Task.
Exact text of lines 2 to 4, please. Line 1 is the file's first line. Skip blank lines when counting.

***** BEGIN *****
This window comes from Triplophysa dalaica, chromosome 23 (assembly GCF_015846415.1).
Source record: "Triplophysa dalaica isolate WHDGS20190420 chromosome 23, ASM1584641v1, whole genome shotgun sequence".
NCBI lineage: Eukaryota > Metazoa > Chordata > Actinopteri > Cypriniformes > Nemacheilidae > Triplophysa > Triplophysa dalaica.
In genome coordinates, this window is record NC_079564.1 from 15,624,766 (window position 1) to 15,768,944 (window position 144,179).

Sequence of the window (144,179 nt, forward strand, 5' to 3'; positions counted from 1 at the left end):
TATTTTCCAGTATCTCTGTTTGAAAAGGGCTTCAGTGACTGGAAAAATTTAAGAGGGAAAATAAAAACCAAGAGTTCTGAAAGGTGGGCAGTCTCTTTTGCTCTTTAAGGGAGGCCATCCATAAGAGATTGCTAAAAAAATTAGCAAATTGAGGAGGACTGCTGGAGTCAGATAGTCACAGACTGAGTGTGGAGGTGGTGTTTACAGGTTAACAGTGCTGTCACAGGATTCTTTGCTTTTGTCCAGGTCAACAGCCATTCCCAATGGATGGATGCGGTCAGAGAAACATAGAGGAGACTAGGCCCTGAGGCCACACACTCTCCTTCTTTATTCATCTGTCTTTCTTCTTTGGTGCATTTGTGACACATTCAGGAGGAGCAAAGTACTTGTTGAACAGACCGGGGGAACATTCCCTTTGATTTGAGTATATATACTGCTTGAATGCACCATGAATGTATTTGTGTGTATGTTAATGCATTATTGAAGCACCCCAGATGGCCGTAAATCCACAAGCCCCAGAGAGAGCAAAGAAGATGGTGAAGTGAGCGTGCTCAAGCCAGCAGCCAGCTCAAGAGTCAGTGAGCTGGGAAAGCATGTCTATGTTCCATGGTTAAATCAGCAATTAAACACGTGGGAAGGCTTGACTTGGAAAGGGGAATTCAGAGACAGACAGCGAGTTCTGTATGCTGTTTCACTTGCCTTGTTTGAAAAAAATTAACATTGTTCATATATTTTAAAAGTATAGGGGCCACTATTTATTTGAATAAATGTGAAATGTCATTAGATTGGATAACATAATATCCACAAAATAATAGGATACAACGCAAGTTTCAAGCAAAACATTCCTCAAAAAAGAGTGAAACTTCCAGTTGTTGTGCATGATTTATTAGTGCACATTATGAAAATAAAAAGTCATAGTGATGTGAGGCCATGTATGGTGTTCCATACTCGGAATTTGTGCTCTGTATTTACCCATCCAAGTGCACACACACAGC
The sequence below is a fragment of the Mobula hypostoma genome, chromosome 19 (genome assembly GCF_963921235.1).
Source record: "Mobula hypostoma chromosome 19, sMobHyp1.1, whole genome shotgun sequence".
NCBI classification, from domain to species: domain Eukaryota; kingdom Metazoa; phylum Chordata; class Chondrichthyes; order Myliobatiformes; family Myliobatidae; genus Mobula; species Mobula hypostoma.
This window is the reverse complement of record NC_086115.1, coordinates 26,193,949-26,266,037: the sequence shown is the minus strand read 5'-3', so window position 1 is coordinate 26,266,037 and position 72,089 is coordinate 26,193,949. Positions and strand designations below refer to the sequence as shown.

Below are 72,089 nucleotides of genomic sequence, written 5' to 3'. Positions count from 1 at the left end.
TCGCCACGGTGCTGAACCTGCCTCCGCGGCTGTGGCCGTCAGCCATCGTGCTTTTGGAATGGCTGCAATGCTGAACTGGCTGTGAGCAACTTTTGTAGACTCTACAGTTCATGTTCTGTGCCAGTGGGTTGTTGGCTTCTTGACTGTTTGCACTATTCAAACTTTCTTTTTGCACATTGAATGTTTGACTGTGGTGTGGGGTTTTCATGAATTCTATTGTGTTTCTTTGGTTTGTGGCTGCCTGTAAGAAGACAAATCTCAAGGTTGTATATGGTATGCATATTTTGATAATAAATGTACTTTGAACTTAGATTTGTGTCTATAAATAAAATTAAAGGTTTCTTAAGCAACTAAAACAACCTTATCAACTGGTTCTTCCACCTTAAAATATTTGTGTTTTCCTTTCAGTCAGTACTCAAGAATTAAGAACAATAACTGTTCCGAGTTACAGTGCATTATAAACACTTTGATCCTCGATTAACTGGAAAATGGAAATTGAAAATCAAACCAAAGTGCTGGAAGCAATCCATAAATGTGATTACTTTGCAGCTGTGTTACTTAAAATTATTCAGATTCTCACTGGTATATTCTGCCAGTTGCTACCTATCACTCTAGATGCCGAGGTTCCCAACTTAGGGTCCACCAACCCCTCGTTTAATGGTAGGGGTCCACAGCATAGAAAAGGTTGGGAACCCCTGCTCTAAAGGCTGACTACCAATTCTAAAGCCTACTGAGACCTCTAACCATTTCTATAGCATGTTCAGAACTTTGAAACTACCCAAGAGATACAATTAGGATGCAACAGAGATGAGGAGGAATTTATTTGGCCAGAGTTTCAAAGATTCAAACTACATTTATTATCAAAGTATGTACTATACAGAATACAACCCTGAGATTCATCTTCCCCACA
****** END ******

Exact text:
Source record: "Triplophysa dalaica isolate WHDGS20190420 chromosome 23, ASM1584641v1, whole genome shotgun sequence".
NCBI lineage: Eukaryota > Metazoa > Chordata > Actinopteri > Cypriniformes > Nemacheilidae > Triplophysa > Triplophysa dalaica.
In genome coordinates, this window is record NC_079564.1 from 15,624,766 (window position 1) to 15,768,944 (window position 144,179).